Govt pledges more cash and open data to improve EV charging


Ministers have pledged to ‘ensure postcode plays no part in how easy it is to use an electric car’ after adding £5m to funding for on-street chargepoints.

Transport secretary Grant Shapps has announced that central government funding for the installation of chargepoints on residential streets next year will be doubled to £10m.


Officials said this could fund up to 3,600 more chargepoints across the country, adding to 24,000 publicly available chargepoints.

Given the size of the projected increase and the fact that the scheme requires councils to part-fund and install new chargepoints, it is unclear how the new cash will ensure a uniform service across the country.

The Department for Transport (DfT) said the Government is also looking at how to make information about all public chargepoints, including locations and power ratings, openly available in a standard format for the first time.

It will look at how real-time information could be published, showing whether chargepoints are in working order and currently in use, which could then be used by developers and incorporated into sat navs and route mapping apps.

Future of transport Minister George Freeman said: ‘Supporting the smart use of open data for new apps to help passengers and drivers plan journeys, and to reduce congestion and pollution, is key.

‘Comprehensive chargepoint data is crucial for mapping charging hotspots and notspots for consumers, to help to drive forward the electric vehicle revolution.’

He added: ‘We urge local councils to make use of the funding available to ensure their residents feel the benefits of cleaner transport.’

Mr Freeman’s comments reflect previously low take-up of the cash, under the On-Street Residential Chargepoint Scheme.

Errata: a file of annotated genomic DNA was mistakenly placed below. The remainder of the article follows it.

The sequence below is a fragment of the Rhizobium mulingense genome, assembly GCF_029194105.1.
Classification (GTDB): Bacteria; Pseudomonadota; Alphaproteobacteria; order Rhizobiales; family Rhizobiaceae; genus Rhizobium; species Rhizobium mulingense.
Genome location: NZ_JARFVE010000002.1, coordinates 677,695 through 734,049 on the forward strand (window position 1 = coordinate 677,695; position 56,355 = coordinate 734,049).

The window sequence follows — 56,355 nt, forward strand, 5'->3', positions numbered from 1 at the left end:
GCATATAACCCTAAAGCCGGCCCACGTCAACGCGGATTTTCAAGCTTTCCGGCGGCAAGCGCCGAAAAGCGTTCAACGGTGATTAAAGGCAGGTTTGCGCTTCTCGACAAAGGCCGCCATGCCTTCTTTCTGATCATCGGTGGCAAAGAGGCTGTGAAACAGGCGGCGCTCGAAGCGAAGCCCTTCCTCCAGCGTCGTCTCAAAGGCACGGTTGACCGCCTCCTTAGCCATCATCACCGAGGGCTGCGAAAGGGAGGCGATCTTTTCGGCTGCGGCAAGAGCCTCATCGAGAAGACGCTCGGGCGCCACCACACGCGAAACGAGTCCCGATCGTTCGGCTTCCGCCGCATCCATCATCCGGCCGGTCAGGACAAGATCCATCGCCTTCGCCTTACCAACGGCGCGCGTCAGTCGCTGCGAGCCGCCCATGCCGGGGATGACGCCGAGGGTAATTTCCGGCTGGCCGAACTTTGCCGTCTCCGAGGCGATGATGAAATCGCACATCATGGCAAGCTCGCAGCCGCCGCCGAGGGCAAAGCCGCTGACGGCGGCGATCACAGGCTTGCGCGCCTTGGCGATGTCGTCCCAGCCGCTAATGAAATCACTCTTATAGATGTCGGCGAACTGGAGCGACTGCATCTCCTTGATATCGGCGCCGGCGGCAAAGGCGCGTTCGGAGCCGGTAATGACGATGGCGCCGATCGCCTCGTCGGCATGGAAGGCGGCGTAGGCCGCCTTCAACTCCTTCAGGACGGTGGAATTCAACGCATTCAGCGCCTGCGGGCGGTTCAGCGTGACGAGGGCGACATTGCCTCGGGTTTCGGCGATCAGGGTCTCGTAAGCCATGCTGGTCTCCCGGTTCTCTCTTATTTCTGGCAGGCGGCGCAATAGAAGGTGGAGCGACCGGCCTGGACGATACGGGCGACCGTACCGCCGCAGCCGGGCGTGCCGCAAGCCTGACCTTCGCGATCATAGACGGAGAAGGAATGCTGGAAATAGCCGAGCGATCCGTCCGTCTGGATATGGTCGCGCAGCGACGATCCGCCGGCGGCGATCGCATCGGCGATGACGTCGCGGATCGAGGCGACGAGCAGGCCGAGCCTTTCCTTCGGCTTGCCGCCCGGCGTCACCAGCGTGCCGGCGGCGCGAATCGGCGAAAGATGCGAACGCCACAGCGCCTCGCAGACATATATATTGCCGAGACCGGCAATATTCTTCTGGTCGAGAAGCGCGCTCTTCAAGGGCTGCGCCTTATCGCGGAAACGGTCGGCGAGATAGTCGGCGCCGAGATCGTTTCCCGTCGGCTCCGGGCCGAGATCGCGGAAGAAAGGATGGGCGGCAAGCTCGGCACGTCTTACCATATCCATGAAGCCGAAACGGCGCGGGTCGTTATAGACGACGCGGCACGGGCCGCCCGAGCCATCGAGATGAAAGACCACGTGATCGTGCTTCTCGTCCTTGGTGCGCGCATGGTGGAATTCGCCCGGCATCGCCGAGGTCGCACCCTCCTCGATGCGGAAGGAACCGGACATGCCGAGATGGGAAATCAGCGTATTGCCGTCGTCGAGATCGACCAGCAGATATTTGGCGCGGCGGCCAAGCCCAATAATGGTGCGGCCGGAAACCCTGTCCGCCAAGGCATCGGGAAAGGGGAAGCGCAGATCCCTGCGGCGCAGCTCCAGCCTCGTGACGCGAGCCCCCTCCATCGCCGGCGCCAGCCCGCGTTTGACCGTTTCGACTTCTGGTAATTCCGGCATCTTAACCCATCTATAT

As Transport Network has reported, ministers announced last August that cash available under the scheme for 2019/20 would be doubled from £2.5m to £5m.

However, this appeared to reflect unspent allocations of up to £3m from previous years.

In January 2018, ministers wrote to councils urging them to take up the scheme, after admitting that only five councils had come forward, of which two had at that time been awarded a total of £150,000.

It appears that the ministerial push was successful with 23 applications awarded a total of £1,554,775 in 2018/2019, although this still left £445,245 unallocated.

Local authorities have previously complained that, with the scheme providing 75% of installation costs, they did not have the cash to provide the remaining 25%.

However, the Local Government Association (LGA) welcomed the new funding. A spokesman told Transport Network that while bidding for funding is never ideal, it is likely that many more councils have developed their plans for electric vehicle charging so the LGA anticipates better take-up for the fund.

Charging bay availability

This is a major issue for electric vehicle drivers in urban areas.

It is not automatically illegal to park a non-electric vehicle in a charging bay, meaning that chargepoints that are in theory available may not be physically accessible.

The Government does not appear to have any plans to change the law and takes the view that it a matter for the relevant authority to put in place any parking restrictions to create an 'EV only' bay.

The DfT suggested that authorities will be incentivised to discuss the issue of partking restrictions with chargepoint providers.

The LGA agreed with this position. Its spokesman said: 'Councils will determine their own regulations for on-street parking bays based on local circumstances, weighing up the needs of all road users, including the needs to promote electric vehicles.'

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